I can remember it like it was yesterday. It was the second rep of a heavy set, not my working weight, but a heavy set on the bench press nonetheless. Lowering the bar to my chest, I started to feel a searing pain across the upper portion of my chest, like someone had jabbed something hot into the muscle. My ears were filled with what could only be described as the sound of the world’s largest velcro shoe tearing apart. I yelled for my spotter to take the bar, and he quickly helped me get the bar back to the rack, falling in just above the bottom pin of the bench. As I rose from the bench, not fully realizing what happened, I asked if he heard the same noise. He looked at me strangely; obviously he hadn’t.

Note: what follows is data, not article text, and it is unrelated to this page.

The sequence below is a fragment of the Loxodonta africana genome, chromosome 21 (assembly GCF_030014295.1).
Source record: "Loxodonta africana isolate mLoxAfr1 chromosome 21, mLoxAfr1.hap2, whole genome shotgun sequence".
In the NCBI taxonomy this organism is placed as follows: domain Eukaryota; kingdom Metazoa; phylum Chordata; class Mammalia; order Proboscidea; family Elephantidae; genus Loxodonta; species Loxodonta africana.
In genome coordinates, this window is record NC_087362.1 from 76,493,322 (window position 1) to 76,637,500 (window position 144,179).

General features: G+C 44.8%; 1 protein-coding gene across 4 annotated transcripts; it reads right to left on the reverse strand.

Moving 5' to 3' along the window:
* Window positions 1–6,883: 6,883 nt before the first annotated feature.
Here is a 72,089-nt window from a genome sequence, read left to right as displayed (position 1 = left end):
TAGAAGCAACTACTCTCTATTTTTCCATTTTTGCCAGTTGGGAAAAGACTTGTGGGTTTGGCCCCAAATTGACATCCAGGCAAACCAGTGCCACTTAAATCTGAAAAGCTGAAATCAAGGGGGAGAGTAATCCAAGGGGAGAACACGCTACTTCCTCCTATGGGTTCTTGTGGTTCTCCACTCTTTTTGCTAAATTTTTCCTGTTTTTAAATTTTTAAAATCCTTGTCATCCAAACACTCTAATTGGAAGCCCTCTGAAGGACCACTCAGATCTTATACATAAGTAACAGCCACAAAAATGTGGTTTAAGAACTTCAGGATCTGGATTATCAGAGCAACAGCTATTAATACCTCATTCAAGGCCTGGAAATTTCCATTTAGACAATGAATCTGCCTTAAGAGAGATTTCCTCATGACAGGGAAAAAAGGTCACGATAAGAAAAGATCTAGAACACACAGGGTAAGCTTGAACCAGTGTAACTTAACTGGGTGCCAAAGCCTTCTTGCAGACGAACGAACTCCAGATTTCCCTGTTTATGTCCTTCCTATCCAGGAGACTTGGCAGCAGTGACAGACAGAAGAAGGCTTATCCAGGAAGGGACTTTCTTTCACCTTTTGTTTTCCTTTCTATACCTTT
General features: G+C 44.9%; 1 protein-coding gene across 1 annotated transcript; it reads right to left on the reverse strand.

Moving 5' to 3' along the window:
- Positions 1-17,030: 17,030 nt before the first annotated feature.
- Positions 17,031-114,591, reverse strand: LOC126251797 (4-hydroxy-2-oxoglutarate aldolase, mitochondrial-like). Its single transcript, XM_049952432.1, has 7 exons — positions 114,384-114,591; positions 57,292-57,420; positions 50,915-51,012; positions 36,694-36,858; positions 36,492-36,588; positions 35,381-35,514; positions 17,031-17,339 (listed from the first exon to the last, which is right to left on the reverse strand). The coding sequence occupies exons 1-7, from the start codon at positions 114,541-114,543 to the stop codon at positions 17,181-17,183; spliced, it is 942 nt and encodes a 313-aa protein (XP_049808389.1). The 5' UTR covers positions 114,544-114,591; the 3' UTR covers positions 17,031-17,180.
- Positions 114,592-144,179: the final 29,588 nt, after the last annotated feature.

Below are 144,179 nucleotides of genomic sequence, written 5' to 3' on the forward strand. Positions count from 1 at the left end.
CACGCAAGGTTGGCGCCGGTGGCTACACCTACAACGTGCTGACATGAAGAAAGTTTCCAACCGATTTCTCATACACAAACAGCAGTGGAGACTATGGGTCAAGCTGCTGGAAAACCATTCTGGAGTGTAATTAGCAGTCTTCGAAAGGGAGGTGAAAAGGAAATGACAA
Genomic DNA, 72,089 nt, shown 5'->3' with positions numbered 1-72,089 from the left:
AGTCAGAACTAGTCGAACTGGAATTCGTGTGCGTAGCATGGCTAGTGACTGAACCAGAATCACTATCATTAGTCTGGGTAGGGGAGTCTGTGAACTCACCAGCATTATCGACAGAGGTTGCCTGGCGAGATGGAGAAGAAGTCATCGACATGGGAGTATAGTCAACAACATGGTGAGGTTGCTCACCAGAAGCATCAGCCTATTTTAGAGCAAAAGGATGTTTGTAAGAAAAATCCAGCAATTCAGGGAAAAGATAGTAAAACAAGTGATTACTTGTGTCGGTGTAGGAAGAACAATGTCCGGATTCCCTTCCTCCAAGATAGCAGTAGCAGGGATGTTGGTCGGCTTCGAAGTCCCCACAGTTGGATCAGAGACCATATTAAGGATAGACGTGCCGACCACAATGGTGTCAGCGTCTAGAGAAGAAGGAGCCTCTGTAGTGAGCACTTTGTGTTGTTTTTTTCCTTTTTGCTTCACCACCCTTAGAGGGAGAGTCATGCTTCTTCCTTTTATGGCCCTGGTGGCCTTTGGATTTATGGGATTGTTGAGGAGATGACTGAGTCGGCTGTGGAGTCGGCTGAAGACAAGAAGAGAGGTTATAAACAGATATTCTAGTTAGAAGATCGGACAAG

Looking down, I could see an immediate shift in the colour of my skin, which was switching from a strangely orange hue (yes, I had a self tanning phase in high school) to a sickly purple. It eventually sunk in. It wasn’t someone slapping on a pair of the loudest velcro sneakers ever made, it was my pec tearing.
Being 18 at the time, I wasn’t prepared for the gravity of the situation. Despite delaying medical treatment, I did eventually learn, thanks to a lengthy late Friday night MRI, that I had partial muscultendinous tears in both pecs that could not be repaired surgically. Certainly not the worst outcome, but still something I’d rather do without. To compound the injury, my teenaged understanding of exercise physiology and strength training lead me astray in my recovery efforts. Over the course of the year I suffered many setbacks, mainly due to my inability to put my ego aside and create an effective rehabilitation program. Ten years later, my understanding of muscle function and tissue regeneration have improved quite a bit, and if I could go back in time, here are 11 things I would have done differently:Continue Reading